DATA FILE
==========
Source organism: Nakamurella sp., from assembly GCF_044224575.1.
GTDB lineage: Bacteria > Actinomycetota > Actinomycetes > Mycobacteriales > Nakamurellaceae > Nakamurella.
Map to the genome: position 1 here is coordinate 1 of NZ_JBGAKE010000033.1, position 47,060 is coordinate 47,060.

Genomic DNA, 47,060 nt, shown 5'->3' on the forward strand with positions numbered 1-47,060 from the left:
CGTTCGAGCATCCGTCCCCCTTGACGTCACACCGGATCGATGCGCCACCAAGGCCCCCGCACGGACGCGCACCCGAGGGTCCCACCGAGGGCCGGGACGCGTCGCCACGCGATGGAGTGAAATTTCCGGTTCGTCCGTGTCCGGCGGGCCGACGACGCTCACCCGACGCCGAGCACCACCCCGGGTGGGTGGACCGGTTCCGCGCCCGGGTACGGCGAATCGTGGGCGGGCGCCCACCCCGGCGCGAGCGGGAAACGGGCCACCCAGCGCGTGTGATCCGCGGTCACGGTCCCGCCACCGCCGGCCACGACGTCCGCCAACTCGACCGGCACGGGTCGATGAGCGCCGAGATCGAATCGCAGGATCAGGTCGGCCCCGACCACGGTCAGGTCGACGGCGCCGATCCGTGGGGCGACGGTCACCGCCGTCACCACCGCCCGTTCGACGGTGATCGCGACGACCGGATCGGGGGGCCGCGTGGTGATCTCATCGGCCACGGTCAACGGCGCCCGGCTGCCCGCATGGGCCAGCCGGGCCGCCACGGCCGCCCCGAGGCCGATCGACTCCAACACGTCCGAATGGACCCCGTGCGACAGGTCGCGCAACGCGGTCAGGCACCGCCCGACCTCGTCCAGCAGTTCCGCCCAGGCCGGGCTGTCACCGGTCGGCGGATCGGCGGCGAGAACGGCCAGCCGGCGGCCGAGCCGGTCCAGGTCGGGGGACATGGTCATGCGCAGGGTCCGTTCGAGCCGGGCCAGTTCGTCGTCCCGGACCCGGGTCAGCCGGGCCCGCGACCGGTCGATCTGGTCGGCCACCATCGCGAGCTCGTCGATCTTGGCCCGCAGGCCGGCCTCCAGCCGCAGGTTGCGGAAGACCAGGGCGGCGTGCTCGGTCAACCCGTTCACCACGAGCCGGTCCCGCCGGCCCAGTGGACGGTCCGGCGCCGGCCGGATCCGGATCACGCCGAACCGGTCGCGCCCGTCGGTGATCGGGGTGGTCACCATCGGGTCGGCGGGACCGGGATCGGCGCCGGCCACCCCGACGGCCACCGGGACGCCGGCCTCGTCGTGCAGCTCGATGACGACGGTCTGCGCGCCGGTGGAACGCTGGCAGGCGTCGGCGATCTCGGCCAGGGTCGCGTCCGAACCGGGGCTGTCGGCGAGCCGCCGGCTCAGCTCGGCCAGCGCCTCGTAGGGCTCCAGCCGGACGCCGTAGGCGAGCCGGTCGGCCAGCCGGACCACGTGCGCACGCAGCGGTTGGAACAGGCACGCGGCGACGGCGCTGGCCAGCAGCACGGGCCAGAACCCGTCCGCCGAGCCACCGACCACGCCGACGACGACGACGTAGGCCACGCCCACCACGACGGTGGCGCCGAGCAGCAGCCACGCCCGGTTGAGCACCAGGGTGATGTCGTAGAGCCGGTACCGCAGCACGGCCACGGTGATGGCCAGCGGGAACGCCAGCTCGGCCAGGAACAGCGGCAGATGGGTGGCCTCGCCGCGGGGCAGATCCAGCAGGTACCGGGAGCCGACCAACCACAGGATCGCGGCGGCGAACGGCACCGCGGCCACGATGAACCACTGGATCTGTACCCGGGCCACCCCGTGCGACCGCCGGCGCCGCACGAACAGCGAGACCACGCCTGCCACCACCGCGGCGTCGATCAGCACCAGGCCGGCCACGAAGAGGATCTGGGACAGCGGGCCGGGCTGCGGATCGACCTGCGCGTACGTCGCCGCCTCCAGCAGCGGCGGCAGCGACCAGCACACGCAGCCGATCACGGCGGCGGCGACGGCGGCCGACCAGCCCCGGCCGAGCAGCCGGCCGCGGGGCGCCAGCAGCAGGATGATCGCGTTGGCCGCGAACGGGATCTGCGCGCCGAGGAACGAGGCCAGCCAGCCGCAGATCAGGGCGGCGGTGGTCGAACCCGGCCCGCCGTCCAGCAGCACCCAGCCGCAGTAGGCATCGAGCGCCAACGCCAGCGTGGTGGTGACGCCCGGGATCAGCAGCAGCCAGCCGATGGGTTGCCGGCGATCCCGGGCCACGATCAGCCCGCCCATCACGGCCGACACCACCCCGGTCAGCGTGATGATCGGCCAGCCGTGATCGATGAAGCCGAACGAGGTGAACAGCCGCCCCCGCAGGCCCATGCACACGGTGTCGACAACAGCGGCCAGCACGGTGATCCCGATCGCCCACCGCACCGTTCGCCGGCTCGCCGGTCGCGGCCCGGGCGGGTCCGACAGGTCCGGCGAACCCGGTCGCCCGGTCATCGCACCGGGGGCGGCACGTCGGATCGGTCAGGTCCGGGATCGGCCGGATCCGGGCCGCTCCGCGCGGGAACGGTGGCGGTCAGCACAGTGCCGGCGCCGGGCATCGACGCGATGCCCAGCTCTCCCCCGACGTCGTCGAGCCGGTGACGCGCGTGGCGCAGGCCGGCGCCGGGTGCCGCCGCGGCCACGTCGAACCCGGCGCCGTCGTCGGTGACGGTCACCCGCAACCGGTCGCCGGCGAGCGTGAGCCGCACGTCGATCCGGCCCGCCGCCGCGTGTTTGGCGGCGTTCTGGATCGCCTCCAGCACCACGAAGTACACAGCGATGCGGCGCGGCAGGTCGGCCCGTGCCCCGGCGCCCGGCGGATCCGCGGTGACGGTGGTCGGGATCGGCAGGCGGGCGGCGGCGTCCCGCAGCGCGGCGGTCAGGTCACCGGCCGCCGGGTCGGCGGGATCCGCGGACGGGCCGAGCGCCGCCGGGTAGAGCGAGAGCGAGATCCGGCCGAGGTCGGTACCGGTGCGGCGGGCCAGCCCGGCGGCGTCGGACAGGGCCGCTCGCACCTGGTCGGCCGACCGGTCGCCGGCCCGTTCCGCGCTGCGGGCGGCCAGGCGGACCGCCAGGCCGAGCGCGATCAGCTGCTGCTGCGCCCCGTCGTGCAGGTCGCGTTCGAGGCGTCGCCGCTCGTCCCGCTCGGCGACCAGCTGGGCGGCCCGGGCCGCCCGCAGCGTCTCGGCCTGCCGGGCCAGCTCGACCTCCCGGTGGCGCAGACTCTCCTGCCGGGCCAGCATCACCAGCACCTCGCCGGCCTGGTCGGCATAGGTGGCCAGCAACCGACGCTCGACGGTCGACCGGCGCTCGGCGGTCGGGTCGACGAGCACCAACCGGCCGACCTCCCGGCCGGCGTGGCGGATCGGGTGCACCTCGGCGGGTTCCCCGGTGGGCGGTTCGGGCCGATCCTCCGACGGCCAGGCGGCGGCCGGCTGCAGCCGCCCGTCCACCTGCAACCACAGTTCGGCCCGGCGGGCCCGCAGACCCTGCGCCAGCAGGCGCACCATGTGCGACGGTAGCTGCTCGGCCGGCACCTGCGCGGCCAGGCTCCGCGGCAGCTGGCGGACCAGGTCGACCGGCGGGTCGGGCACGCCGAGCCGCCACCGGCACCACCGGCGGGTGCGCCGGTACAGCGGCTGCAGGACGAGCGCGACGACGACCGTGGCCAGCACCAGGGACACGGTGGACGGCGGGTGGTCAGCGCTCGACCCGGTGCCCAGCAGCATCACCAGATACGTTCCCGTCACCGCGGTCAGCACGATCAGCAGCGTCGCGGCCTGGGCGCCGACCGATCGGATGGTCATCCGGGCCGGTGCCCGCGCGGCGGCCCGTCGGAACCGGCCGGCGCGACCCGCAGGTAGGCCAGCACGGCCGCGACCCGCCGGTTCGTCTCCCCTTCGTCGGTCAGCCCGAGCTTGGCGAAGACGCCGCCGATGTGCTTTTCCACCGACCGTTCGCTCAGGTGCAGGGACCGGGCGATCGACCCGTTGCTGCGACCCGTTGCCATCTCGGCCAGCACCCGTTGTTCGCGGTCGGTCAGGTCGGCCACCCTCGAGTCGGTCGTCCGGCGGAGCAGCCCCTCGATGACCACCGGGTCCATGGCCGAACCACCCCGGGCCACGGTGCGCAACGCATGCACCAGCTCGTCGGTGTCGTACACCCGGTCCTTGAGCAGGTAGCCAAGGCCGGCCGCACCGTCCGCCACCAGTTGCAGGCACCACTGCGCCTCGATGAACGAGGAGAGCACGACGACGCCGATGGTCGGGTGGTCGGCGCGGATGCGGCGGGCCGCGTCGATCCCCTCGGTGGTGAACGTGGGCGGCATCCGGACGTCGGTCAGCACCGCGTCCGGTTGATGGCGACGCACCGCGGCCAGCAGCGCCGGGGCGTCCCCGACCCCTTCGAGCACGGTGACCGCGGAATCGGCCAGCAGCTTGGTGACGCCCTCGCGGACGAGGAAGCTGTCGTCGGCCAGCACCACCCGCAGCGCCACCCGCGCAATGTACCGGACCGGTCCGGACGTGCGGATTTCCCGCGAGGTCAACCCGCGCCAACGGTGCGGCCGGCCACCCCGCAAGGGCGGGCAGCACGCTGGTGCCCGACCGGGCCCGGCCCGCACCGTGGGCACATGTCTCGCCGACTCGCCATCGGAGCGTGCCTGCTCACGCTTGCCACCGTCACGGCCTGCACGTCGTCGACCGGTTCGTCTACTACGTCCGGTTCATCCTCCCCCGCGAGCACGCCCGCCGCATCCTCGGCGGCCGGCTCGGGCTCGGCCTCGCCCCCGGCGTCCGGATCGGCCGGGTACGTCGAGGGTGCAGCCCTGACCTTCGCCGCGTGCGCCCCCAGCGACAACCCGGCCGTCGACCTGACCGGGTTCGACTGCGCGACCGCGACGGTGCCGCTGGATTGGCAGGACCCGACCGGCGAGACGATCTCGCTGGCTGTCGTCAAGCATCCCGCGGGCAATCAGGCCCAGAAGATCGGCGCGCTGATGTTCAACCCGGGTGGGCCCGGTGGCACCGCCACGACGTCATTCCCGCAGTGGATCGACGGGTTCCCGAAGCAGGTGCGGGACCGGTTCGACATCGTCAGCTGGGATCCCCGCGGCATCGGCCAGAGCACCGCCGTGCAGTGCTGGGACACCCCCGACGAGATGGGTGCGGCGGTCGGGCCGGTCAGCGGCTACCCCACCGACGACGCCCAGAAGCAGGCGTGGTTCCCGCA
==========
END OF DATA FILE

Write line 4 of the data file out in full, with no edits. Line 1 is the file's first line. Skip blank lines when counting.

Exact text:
Genomic DNA, 47,060 nt, shown 5'->3' on the forward strand with positions numbered 1-47,060 from the left: